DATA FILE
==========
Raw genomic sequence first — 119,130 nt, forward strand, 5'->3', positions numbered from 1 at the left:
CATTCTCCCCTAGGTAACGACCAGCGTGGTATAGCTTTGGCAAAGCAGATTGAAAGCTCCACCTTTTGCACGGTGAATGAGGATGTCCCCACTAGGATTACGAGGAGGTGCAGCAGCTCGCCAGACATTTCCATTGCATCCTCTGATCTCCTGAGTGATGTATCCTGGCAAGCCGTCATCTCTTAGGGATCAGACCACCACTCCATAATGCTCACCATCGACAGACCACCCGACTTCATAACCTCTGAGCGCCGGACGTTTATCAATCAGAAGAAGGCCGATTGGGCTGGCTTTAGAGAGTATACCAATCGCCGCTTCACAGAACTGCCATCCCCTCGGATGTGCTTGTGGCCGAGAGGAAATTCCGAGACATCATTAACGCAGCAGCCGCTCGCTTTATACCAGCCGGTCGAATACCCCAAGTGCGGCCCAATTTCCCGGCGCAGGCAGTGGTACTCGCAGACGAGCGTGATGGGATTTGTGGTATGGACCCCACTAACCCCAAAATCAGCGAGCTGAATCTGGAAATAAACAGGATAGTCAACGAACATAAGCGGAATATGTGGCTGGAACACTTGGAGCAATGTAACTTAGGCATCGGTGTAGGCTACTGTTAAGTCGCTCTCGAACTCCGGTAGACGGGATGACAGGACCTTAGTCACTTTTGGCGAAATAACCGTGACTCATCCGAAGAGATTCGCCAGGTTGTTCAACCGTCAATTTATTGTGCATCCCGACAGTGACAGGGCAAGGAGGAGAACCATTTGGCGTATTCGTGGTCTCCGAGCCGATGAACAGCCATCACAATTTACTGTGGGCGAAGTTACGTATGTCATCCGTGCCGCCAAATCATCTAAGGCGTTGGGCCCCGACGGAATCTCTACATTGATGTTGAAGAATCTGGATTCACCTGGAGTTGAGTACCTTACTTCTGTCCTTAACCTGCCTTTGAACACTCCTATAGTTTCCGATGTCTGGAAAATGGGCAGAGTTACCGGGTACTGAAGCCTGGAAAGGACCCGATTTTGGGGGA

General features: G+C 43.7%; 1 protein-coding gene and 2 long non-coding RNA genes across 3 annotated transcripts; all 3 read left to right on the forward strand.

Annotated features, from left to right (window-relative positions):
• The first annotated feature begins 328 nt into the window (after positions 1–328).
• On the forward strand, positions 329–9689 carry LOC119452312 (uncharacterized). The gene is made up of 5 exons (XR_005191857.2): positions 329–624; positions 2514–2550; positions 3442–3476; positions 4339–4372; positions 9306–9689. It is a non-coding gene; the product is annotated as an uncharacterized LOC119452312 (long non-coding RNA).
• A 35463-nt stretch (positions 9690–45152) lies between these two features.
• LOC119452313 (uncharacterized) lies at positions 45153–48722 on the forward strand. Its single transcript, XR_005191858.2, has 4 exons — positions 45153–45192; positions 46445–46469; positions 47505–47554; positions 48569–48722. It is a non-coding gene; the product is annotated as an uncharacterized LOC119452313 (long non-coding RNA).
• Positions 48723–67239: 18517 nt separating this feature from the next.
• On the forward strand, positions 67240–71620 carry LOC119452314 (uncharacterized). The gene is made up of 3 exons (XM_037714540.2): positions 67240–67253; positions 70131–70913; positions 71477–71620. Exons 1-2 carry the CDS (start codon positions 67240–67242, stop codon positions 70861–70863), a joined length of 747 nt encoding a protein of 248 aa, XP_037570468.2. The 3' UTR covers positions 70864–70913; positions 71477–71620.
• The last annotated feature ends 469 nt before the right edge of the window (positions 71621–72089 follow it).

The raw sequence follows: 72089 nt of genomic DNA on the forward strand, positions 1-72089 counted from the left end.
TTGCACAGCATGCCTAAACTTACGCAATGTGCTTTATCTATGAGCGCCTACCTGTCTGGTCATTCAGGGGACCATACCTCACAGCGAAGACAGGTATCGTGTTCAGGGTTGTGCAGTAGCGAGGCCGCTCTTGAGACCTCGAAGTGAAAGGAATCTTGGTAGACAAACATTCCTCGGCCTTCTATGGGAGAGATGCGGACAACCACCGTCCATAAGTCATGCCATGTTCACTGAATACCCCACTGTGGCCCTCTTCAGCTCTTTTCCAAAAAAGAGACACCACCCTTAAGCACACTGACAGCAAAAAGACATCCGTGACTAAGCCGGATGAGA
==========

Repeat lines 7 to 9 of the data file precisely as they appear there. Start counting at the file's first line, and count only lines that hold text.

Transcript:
• A 35463-nt stretch (positions 9690–45152) lies between these two features.
• LOC119452313 (uncharacterized) lies at positions 45153–48722 on the forward strand. Its single transcript, XR_005191858.2, has 4 exons — positions 45153–45192; positions 46445–46469; positions 47505–47554; positions 48569–48722. It is a non-coding gene; the product is annotated as an uncharacterized LOC119452313 (long non-coding RNA).
• Positions 48723–67239: 18517 nt separating this feature from the next.